Toronto Real Estate: How to play safe during bidding war
Real estate markets in Toronto and Vancouver are still red hot with bidding wars driving up prices, mainly for detached homes under $1 million. One reason is that listings are in short supply.
In at least one case, I know of, more than 20 offers were received and in others buyers are paying tens or hundreds of thousands of dollars over the asking price. What’s worse, many buyers are putting in offers without any conditions, hoping this will help them clinch the deal.
In this kind of market, buyers can still protect themselves.
Don’t bid without an inspection: In an environment of bidding wars, odds are that you will lose up to five times before you get the house you want.
Even if you make a bid without a condition, the home should be gone over by a home inspector before the bid. This can get expensive, since the average inspection report costs between $350 — $550, depending on the size of the house.
As such, you may pay up to $2,500 in inspection fees before you get an accepted offer. In my opinion, when buying a million dollar property, this is a worthwhile investment. I have heard too many stories of people who bought without an inspection, only to discover major problems later.
Interview a few inspectors first: Doing so means you’ll get an idea about what they look for when inspect a home. You may also be able to make an arrangement whereby if they do multiple inspections, the costs per inspection drops. The main things to watch for are the age of the furnace, roof, water penetration issues and the wiring. The inspector will also look for cracks, slopes in the floors and doors that do not close properly, which all could point to potential foundation issues.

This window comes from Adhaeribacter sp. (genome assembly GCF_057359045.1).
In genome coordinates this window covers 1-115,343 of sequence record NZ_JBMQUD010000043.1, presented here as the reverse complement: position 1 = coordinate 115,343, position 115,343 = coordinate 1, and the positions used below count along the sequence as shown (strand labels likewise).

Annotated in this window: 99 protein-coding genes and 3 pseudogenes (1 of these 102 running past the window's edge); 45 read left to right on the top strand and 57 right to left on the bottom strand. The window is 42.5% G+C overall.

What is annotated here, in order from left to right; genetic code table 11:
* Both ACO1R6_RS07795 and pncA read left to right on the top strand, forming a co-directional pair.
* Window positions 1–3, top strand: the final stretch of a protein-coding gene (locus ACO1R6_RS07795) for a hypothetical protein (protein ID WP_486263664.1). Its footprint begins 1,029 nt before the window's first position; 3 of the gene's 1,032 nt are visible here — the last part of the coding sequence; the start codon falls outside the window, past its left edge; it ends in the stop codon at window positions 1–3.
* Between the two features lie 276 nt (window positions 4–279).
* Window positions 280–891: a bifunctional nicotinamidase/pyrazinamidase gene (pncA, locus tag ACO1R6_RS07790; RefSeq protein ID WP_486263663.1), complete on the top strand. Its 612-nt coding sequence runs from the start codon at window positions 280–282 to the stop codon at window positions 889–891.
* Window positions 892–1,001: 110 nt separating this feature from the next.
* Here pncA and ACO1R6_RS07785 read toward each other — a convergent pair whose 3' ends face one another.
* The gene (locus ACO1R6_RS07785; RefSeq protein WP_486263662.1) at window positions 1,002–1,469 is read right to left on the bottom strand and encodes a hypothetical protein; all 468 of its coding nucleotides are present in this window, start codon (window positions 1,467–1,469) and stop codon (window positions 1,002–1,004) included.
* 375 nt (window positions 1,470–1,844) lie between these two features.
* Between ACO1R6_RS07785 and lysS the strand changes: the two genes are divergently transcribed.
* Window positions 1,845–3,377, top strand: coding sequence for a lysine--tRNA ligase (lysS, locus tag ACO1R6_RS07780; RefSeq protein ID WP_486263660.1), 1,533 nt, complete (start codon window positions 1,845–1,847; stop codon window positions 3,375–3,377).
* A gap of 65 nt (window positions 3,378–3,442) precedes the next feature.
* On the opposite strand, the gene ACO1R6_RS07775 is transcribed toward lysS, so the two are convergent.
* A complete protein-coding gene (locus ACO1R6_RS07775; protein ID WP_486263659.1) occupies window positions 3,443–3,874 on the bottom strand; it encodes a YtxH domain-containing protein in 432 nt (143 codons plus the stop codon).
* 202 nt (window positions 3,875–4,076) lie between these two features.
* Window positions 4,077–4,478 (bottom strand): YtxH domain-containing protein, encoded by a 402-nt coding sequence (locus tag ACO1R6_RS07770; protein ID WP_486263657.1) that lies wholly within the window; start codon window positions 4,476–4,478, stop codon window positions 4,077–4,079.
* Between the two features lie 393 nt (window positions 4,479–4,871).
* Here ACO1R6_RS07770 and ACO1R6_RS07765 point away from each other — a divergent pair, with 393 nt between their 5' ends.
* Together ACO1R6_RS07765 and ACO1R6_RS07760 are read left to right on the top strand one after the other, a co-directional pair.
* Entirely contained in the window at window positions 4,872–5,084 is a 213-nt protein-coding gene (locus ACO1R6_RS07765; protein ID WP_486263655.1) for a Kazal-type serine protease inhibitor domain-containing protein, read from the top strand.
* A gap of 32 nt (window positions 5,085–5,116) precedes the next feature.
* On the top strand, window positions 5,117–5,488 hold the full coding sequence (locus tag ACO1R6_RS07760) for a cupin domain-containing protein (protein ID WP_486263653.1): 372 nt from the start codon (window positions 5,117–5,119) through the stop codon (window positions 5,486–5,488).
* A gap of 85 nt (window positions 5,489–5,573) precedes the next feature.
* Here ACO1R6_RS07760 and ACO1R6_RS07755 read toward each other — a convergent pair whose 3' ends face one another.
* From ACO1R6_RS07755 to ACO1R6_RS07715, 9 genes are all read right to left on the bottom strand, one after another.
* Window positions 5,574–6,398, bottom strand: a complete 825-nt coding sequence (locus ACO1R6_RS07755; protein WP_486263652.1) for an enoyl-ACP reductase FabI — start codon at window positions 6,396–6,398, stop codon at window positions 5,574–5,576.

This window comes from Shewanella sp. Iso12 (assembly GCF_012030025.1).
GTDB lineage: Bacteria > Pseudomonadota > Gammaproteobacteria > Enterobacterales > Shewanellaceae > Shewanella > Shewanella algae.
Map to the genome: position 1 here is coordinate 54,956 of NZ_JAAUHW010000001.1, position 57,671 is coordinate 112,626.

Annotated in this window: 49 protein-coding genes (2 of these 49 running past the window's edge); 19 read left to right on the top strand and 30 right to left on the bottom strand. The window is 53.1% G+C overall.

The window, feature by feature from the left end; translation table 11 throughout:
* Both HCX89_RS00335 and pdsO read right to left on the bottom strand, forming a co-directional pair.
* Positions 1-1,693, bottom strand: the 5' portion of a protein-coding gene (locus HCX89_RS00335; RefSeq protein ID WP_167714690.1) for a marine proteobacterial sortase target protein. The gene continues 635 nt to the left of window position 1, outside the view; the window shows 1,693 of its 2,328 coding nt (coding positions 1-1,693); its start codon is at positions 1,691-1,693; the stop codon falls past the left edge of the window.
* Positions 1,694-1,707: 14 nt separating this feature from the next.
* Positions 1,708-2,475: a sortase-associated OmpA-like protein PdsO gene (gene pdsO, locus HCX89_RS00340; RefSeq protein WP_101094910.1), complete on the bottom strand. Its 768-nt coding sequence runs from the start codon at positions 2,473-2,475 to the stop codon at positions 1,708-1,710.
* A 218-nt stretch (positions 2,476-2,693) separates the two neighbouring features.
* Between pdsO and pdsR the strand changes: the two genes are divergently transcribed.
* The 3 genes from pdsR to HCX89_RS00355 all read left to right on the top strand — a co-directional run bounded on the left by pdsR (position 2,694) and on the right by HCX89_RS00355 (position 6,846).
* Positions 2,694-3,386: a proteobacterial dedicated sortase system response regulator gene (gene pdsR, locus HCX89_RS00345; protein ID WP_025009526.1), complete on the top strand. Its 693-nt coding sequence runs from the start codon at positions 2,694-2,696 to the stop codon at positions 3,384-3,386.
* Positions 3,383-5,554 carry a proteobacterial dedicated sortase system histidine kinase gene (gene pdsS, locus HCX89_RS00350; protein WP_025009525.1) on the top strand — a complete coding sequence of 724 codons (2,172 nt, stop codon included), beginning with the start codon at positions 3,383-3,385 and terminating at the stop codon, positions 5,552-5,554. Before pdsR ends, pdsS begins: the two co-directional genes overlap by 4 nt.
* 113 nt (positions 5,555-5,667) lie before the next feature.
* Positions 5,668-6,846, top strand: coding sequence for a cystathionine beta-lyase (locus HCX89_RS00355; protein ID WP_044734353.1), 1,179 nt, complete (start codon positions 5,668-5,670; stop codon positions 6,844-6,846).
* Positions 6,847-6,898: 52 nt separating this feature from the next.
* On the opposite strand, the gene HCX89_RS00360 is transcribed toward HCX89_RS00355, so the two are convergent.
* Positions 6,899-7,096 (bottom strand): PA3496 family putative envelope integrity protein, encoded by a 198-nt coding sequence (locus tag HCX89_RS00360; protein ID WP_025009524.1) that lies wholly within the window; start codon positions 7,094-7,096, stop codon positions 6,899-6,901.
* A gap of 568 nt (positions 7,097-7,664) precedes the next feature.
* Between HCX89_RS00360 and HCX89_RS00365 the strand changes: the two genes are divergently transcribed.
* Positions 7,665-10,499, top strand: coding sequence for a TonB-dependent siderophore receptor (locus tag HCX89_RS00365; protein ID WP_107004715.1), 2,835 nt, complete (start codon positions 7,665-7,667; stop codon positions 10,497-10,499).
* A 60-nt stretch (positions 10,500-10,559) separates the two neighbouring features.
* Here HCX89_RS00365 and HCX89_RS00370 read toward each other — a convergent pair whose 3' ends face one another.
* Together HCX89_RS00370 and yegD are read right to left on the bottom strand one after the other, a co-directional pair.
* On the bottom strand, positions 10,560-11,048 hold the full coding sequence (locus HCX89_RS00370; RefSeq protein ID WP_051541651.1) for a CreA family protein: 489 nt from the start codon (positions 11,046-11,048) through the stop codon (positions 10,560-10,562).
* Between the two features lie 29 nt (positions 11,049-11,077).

Also read: Think carefully before suing your neighbour1
The five bidder rule: I would consider backing out when there are more than five bidders on a home. You will likely seriously overpay for the home, based on the irrationality of the other bidders. Even if you win, there may be problems financing your purchase. Just because you may have qualified for a million dollar home, if your lender figures you paid too much, you will not get the loan you expected, which may result in your not being able to close your deal.
Inspections done by sellers: Some sellers have their own inspections and make the report available to buyers. It is dangerous to rely on this and not conduct your own. These seller’s reports usually come with a disclaimer that it is for information purposes only, so you won’t be able to sue anyone after closing if the information turns out wrong. You would have to prove the seller actively concealed major defects.
The 10 per cent effect: Foreign investors continue to love Canadian real estate as a safe haven. With the fall of the Canadian dollar, our houses just got 10 per cent cheaper in U.S. dollar terms. The focus tends to be condominiums, so don’t expect a crash in the condo market any time soon.
When you are looking for a home, even at these prices, make sure you are close to public transit, and have good amenities around you. You are not a stock day trader, buying a home and selling it shortly afterwards for a quick profit. If you are buying for the long term and can afford the payments, you do not have to worry about any changes in the market or in interest rates — if you lock in your rate for an extended period.
Even when those around you are going crazy, be prepared and you can be successful, even in a bidding war.
More real estate articles by Mark Weisleder2
Mark Weisleder is a lawyer, author and speaker to the real estate industry. You can contact Mark at firstname.lastname@example.org